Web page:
September 9, 2009 By News Report
Minneapolis will donate hundreds of used personal computers this year to poor or disabled Minnesota residents through a new arrangement between the city's outsourcing vendor and a local nonrofit group.
Unisys, which manages the city's IT infrastructure, will turn over used city government computers to St. Paul-based PCs for People, which refurbishes the machines and distributes them to Minnesota citizens. Unisys has donated 47 computers to PCs for People so far, according to the city.
City leaders said the arrangement will help ensure that residents have access to technology.
"We live in a digital age, but not everyone has access to computers and the Internet," said Minneapolis Mayor R.T. Rybak. "We don't want to leave a single person behind when it comes to technology access and that's why Minneapolis, along with its partners Unisys and PCs for People, has worked hard to increase everyone's access to technology. That access can improve lives through increased education and access to essential information and services."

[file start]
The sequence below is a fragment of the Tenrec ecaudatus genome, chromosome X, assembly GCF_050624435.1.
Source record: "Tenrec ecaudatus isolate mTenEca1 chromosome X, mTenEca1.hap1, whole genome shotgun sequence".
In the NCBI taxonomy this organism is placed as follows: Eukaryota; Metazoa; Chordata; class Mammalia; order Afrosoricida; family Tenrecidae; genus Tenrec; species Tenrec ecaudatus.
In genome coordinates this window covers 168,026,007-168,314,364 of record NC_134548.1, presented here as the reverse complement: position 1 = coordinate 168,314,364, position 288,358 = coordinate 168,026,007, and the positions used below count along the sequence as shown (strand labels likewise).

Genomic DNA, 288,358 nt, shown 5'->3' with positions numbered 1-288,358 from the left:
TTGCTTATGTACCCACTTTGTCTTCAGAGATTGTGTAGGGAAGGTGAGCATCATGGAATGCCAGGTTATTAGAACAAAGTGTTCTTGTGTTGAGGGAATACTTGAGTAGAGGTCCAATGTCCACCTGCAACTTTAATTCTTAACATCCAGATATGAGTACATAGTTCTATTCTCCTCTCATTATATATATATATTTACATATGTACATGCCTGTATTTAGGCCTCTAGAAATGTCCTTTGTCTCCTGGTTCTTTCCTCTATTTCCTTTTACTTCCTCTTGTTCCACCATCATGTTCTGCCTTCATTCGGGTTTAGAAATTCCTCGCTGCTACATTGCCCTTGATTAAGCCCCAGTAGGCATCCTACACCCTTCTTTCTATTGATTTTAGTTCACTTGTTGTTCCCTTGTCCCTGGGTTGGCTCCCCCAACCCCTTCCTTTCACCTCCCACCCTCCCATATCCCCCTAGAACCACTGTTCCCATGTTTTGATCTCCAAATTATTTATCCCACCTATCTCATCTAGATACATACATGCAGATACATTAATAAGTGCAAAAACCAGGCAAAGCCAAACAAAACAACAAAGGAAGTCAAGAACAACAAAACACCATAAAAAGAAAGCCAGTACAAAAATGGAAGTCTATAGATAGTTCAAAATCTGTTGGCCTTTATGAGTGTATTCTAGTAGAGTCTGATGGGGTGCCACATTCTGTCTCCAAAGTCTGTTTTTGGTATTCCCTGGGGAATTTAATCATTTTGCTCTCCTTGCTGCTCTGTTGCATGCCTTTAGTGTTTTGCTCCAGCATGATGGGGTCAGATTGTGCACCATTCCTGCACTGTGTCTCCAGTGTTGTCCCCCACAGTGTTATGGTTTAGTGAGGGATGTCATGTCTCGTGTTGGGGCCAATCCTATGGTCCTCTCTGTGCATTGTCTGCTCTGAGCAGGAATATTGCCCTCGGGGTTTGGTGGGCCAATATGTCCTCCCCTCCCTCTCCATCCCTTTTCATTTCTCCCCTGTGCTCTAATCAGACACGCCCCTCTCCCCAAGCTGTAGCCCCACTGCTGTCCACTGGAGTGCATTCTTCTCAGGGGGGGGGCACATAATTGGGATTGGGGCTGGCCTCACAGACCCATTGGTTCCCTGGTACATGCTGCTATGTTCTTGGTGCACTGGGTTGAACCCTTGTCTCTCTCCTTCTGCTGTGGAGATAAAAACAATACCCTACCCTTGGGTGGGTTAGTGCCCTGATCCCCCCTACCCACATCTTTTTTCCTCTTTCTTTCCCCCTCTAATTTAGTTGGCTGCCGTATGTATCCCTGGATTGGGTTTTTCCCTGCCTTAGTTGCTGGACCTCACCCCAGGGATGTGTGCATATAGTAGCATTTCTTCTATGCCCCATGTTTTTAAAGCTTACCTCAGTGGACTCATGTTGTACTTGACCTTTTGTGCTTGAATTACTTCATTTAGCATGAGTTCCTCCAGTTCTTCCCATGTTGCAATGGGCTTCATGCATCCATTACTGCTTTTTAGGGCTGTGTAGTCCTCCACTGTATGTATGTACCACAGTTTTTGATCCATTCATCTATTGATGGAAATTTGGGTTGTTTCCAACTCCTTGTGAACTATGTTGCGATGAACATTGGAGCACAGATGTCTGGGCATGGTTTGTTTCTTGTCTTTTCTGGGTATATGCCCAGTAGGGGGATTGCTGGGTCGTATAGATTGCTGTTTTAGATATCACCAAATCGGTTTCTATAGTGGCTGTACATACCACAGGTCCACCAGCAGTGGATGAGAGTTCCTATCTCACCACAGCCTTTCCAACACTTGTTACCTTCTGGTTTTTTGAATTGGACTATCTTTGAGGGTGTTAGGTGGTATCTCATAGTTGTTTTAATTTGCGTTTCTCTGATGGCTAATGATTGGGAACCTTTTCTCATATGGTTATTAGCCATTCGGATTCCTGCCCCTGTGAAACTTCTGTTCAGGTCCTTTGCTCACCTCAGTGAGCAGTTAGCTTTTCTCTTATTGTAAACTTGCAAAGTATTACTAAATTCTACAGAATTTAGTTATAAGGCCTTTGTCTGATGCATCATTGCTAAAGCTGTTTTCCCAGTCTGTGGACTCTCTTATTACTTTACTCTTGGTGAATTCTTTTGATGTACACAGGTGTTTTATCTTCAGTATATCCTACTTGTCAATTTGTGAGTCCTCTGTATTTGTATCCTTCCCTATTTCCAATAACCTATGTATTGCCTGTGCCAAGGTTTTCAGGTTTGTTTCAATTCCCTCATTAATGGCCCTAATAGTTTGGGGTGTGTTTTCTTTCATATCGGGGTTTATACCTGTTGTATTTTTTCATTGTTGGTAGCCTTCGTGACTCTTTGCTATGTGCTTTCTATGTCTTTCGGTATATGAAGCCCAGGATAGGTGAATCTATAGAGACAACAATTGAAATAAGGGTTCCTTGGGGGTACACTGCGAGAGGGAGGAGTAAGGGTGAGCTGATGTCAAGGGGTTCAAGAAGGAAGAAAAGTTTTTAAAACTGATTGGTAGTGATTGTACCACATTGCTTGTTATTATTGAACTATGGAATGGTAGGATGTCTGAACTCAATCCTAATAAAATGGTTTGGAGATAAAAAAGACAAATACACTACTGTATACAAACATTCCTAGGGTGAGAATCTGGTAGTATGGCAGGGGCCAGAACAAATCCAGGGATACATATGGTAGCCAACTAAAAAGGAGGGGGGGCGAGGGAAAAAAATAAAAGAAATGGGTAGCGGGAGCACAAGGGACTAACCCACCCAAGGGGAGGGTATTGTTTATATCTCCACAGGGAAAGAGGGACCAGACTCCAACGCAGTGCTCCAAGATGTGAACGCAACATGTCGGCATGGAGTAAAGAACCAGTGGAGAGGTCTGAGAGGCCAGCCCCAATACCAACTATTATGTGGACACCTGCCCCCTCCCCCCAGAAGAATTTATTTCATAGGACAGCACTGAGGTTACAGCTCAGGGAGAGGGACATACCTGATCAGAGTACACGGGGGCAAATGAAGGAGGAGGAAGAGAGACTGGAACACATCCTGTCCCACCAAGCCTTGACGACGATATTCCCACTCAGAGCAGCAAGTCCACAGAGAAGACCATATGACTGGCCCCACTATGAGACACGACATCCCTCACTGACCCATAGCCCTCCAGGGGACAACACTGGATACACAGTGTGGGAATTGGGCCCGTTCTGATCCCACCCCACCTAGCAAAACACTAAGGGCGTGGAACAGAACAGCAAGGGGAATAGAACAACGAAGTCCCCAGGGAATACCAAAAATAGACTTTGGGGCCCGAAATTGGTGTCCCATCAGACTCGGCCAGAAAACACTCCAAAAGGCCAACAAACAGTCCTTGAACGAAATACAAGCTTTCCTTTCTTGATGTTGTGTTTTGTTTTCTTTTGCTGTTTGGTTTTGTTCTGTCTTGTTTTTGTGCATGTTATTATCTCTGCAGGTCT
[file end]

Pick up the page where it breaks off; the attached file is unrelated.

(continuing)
Minneapolis outsourced city government IT infrastructure to Unisys in 2003. In 2008, the company signed a new five-year contract to continue as the city's service provider worth $48 million.
PCs for People expects to distribute computers to 15,000 families over the next five years through PC donations from businesses, government and individuals, according to Andy Elofson, founder of the organization. To receive a computer from PCs for People, recipients must have income below 150 percent of the poverty level, have a disability or be enrolled in a government assistance program.
All over the country, community leaders are looking to boost economic development through various initiatives. One key element in many of those initiatives is the use of information technology. When local governments build IT infrastructure, create e-government applications, assist high-tech startups or otherwise focus on technology, they create conditions that draw businesses to their communities and help retain skilled workers. This paper discusses and provides examples of these various ways local government can use technology to ultimately make a community more attractive to businesses, visitors and residents.